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Researchers offer inexpensive concussion diagnosis device

Wednesday's health and safety news from around sports:

*The New York Times reported on a simple device, made up of a hockey puck and a dowel, to diagnose a concussion.


Eminently practical, it offers a means by which any team, no matter how small or cash-strapped, can assess the likelihood of one of its players having sustained an on-field concussion. It also celebrates a nifty, D.I.Y., MacGyver-ish sensibility rarely seen in our technology-obsessed times.


The study's authors began with the simple idea that, to manage sports-related concussions, "you need to be able to quickly and easily assess" whether a given player has actually sustained one, said Steven P. Broglio, director of the University of Michigan's NeuroSport Research Laboratory and co-author of the study. Not every head impact results in a concussion.


One means of assessing concussion status, Dr. Broglio continued, is to look at a player's reaction time, since it is known to increase immediately after a concussion. A variety of scientifically validated tools exist to measure players' reaction times, but most require a computer and sophisticated software, and are not practicable on the sidelines or in the budgets of many teams.


So Dr. Broglio and his colleague Dr. James Eckner, an assistant professor of medicine at the University of Michigan, set out to develop an inexpensive means of measuring reaction time. After some noodling, Dr. Eckner came up with the idea of attaching a hockey puck via adhesive to a long wooden dowel, and marking centimeters in ink along the length of the dowel.


* The Cleveland Clinic is expanding its iPad sideline app for diagnosing concussions to use by Rock Valley High School in Rock City, Iowa -- the home school district of clinic biomechanical engineer Jay Alberts, The Plain Dealer reported.


The Clinic began using the iPads to compile baseline data for about 100 athletes at John Carroll University and Solon and Brecksville high schools in the summer of 2011. More than 50 schools in Northeast Ohio are now using the app for more than 6,000 athletes playing football, soccer, hockey and volleyball, among other sports, Alberts said.


Alberts, director of the Cleveland Clinic Concussion Center, said he wanted to expand the use of the iPads to a rural school district where there are fewer athletic trainers and often only one general practitioner for the population.


"We in Northeast Ohio do not really live in reality," Alberts said. "Most schools here have a certified athletic trainer. We have the Cleveland Clinic and other world-class healthcare organizations with doctors who specialize in these conditions…They have one physician who treats everything from little old ladies with bunions to concussions, to Parkinson's. They have a great breadth of knowledge -- what we're doing is providing them a little more depth in the assessment of concussion."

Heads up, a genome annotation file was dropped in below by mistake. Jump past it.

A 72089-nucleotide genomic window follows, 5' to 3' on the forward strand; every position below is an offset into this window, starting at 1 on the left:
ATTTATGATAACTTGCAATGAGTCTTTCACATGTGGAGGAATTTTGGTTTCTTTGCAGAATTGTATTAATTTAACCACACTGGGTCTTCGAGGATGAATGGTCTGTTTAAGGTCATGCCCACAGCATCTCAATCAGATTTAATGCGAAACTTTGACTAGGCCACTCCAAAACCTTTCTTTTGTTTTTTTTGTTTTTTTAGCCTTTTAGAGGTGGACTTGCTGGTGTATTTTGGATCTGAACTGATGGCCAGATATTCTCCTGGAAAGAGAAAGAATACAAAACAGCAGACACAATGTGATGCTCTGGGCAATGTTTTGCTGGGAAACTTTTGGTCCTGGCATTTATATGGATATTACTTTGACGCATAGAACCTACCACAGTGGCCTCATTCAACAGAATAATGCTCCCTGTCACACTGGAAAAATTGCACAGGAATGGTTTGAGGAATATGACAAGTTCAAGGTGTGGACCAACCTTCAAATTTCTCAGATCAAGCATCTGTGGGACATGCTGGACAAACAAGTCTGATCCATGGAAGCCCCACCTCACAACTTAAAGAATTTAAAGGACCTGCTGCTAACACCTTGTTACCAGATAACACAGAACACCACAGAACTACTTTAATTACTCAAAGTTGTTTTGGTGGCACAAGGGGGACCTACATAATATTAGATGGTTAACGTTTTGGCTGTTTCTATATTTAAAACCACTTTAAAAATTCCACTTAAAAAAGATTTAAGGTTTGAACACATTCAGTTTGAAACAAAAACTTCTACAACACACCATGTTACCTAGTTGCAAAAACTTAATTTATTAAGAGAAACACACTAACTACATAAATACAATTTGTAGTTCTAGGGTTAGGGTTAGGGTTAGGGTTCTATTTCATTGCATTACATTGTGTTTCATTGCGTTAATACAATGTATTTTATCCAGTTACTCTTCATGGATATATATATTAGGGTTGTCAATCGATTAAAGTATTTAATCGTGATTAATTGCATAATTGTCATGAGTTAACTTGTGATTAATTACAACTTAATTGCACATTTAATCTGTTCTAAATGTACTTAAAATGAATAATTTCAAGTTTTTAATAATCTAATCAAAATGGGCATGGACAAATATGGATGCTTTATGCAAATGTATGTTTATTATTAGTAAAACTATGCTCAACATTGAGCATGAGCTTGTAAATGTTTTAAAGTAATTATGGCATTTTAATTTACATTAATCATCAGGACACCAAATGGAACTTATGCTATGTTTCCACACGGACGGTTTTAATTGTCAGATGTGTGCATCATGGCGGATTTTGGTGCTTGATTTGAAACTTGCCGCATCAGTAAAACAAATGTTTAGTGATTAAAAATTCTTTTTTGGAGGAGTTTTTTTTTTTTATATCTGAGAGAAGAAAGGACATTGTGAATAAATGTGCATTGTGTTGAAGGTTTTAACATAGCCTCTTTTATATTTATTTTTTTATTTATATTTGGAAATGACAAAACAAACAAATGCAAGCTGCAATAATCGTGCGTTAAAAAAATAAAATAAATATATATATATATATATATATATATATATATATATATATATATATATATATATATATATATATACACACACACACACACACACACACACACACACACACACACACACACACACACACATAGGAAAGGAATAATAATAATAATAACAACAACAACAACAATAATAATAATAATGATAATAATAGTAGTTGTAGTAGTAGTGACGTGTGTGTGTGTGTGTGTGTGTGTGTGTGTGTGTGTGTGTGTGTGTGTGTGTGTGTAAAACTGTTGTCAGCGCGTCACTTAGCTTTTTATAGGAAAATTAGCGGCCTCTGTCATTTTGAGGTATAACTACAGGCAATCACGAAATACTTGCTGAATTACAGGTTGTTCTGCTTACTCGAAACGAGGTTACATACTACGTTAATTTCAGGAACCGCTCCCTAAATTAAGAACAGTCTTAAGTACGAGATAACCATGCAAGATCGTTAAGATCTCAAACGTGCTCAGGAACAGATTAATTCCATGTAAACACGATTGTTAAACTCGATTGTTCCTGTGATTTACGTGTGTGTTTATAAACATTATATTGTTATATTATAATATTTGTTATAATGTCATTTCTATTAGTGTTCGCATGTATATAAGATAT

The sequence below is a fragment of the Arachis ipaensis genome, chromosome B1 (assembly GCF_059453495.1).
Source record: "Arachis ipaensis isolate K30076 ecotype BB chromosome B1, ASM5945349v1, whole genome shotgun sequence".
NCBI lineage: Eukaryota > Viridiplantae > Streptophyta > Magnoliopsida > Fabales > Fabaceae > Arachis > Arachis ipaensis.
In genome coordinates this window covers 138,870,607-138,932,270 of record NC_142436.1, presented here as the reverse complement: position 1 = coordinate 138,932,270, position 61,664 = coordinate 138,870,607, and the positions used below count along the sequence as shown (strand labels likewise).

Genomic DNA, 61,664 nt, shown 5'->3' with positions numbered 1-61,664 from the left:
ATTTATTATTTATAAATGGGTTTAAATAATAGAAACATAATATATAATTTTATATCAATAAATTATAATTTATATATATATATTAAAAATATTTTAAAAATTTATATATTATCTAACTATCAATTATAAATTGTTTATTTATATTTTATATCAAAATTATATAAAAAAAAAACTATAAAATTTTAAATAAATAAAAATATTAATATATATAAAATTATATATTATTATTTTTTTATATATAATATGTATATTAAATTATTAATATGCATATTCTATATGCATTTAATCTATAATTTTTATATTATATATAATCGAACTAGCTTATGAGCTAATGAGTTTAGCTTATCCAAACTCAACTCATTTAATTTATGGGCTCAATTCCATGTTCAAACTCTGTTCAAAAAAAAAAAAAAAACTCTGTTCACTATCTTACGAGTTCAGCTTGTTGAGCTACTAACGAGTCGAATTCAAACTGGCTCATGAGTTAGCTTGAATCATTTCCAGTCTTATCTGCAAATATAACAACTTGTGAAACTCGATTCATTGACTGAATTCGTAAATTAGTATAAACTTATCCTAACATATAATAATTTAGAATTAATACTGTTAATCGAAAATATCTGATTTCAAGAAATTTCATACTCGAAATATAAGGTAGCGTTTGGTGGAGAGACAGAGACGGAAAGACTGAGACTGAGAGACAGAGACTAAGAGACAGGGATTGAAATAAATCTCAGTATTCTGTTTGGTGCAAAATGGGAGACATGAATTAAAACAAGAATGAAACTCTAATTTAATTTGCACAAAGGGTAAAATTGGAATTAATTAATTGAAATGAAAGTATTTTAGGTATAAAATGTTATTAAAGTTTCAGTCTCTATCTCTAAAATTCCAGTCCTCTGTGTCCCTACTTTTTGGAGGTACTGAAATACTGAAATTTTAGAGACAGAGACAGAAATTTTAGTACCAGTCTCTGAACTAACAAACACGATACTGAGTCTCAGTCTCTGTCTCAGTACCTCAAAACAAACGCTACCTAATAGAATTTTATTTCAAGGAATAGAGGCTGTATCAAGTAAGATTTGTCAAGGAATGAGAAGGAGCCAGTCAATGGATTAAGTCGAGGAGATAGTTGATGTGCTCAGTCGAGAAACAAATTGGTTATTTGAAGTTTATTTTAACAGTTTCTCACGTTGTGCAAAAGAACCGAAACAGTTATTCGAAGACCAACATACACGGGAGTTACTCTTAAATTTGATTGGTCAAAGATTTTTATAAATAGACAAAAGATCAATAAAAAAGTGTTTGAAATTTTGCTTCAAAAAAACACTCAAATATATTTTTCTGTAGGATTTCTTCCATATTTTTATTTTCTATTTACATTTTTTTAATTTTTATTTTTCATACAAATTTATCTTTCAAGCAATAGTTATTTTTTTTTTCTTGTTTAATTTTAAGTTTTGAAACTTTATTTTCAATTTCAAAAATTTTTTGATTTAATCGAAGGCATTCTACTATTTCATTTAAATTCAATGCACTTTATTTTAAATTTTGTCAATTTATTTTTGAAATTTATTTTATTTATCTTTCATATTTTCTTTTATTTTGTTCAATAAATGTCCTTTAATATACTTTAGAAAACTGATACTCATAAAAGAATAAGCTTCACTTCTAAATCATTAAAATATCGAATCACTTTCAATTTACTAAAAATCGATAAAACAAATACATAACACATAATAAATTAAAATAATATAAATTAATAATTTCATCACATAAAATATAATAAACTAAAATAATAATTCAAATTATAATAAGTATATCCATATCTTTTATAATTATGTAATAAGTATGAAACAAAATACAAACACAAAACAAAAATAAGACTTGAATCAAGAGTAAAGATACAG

* Meanwhile, the Cleveland Clinic says a new blood test might be the best way to diagnose concussive hits, WWSB-TV reported.

*The Baltimore Sun reported that Maryland's department of education has recommended limiting full-contact football practices to two per week.

* The Winston Salem Journal interviewed Buddy Curry, who has been working as a USA Football Master Trainer in teaching the Heads Up Football program.

* InventHelp announced the patent of a new strap for hockey helmets that is intended to better stabilize the headgear.

*The Norman Transcript wrote about the Newcastle High School football team, which is the subject of Brooke de Lench's documentary, "Home Team Advantage."

* Statewide testing of athletes for drugs is not on the way in Colorado, The Coloradoan reported.

* Parents of high school athletes in Montana will be required to sign a waiver attesting that they know the risks of concussions, according to the Billings Gazette.

* KSHB-TV in Kansas City profiled the Heads Up Football training in the area.

* Oakland A's catcher John Jaso has visited a specialist because of his concussion issues, MLB.com reported.

-- Bill Bradley, contributing editor

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